14 September 2016 – Update #1 to RAN 05/16
PEN International continues to call for the release of Egyptian writer Ahmed Naji, who was sentenced in February 2016 to two years in prison for ‘violating public modesty’ in relation to the publication of excerpts from his 2014 novel Istikhdam al-Hayat (The Use of Life) in Akhbar al-Adab magazine, also in 2014. Naji has now served almost seven months of his sentence. Two motions for a stay of execution filed by his lawyers have been rejected and Naji will therefore spend his birthday, 15 September, behind bars.
A successful stay of execution would have allowed Naji to be free pending his appeal. A date has not yet been set for his appeal, despite it being filed in late April. PEN International is continuing to call for Naji’s release as his imprisonment is a violation of the right to freedom of expression, as provided under Article 19 of the International Covenant on Civil and Political Rights, to which Egypt is a state party, and under articles 65 and 67 Egypt’s constitution, which guarantee freedom of thought and opinion and freedom of artistic and literary creation.
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Urgent: As his birthday is tomorrow, 15 September, please tweet, write letters of support and solidarity, or send him a birthday card. You can tweet your messages using the #NajiBirthday hashtag, or you can send a letter or birthday card to lianna.merner [at] pen-international [dot] org or to PEN International, Koops Mill Mews, 162-164 Abbey Street, London, SE1 2AN, UK.
Please also send appeals to the Egyptian authorities:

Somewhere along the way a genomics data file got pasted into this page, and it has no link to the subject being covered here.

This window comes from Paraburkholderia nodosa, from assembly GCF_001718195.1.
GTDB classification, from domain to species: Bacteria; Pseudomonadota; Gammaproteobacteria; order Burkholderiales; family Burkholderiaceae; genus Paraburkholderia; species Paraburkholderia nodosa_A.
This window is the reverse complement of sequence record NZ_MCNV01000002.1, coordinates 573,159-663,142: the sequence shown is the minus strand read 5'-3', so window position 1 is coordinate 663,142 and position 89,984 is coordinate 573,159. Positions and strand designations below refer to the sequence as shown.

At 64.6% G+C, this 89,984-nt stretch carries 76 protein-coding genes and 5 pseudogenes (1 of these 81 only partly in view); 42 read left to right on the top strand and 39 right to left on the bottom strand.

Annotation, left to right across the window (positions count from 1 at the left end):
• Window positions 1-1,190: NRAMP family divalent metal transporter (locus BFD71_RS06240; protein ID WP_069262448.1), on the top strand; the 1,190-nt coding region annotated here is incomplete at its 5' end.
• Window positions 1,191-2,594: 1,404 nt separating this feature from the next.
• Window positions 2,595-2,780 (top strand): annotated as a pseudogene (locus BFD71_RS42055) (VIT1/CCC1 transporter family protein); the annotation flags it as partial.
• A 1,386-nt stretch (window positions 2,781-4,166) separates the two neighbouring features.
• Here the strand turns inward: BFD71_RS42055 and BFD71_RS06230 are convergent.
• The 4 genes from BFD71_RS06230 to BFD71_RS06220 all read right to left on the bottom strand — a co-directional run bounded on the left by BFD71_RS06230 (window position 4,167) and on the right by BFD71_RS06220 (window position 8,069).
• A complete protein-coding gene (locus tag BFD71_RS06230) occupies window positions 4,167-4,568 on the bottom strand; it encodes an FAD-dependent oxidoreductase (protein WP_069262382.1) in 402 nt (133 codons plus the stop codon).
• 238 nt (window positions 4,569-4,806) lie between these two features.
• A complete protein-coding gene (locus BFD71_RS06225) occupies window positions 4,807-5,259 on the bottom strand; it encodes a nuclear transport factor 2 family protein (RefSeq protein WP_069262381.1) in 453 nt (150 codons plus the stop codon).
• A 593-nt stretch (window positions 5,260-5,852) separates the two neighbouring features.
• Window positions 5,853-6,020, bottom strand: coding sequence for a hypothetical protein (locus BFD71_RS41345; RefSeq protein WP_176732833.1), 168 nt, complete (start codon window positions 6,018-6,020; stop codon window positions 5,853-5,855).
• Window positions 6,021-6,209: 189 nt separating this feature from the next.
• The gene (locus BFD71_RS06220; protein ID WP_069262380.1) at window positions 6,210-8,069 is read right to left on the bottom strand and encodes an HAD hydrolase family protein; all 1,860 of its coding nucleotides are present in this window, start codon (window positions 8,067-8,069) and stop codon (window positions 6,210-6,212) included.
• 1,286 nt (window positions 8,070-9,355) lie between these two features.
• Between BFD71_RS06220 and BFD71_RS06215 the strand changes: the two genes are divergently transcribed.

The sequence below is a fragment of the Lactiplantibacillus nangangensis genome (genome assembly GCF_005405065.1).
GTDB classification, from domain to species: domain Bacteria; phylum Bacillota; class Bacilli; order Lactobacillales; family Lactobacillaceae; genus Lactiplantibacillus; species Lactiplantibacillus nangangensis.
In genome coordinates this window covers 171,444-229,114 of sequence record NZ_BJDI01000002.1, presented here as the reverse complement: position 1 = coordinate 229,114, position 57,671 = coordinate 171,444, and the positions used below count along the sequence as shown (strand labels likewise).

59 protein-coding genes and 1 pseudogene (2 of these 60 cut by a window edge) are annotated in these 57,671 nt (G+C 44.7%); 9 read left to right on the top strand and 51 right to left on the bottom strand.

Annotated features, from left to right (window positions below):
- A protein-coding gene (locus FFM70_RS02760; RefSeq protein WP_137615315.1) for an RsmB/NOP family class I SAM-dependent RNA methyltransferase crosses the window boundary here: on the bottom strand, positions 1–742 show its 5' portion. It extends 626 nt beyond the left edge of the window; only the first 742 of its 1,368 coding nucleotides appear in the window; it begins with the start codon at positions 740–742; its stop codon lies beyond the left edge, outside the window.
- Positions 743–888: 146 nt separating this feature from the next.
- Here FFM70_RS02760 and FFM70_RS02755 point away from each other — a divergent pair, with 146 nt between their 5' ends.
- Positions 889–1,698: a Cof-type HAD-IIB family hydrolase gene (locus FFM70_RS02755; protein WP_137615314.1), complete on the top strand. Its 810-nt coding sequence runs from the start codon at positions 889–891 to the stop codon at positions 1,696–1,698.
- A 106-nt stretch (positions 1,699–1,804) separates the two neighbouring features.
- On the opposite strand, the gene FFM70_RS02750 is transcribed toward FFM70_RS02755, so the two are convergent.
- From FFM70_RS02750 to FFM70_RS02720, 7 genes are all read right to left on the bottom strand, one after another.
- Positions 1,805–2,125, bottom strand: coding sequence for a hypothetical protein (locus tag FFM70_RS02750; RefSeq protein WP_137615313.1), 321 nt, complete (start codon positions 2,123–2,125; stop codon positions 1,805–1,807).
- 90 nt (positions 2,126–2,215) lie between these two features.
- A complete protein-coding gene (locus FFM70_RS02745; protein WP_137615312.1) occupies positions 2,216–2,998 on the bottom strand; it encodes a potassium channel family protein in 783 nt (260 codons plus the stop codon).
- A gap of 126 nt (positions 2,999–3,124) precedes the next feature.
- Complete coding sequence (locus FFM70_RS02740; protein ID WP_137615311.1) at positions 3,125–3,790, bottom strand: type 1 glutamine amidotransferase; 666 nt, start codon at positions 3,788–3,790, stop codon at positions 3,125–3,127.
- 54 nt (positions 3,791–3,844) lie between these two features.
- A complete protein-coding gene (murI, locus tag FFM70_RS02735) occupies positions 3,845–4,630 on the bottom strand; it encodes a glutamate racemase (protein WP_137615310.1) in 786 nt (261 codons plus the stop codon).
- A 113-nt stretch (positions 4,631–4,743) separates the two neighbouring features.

- Expressing concern at the continued imprisonment of Naji and rejection of two requests for a stay of execution pending his appeal;
- Calling for the immediate and unconditional release of Naji and all other writers and journalists currently detained in Egypt in connection with their peaceful exercise of their right to freedom of expression, in accordance with Article 19 of the International Covenant on Civil and Political Rights, to which Egypt is a state party.
- Urging that Article 178 of the penal code, which criminalises content that violates public morals, is not used to impose restrictions which exceed those that may be imposed under international law;
Abdel Fattah al-Sisi,
Office of the President,
Al Ittihadia Palace,
Cairo, Arab Republic of Egypt,
Fax: +202 2 391 1441
Email: p.spokesman [at] op.gov [dot] eg
Moh_moussa [at] op.gov [dot] eg
Salutation: Your Excellency
Minister of Justice
Mohamed Hossam Abdel Rahim
Ministry of Justice,
Fax: +202 2 795 8103
Email: mjustice [at] moj.gov [dot] eg
Salutation: Dear Minister
And copy to the Embassy of Egypt in your country. You can find embassy addresses here
Please inform PEN of any action you take, and of any responses you receive.
In 2014, Naji’s novel, The Use of Life ( الحياة استخدام) (Dar al-Tanweer, Beirut), was serialised in the literary magazine Akhbar al-Adab. Chapter six narrates an experience of sex and drug use. The chapter can be read here. The Use of Life has been described as a hybrid between graphic novel and prose fiction. Sex and sexuality are one of the major themes, narrated through the story of Bassam, a man lost inside a ‘spider web of emotional frustration and failure.’ As with any foreign printed book, it was approved by the Publications Censorship Authority before any copies were permitted to enter Egypt through the ports.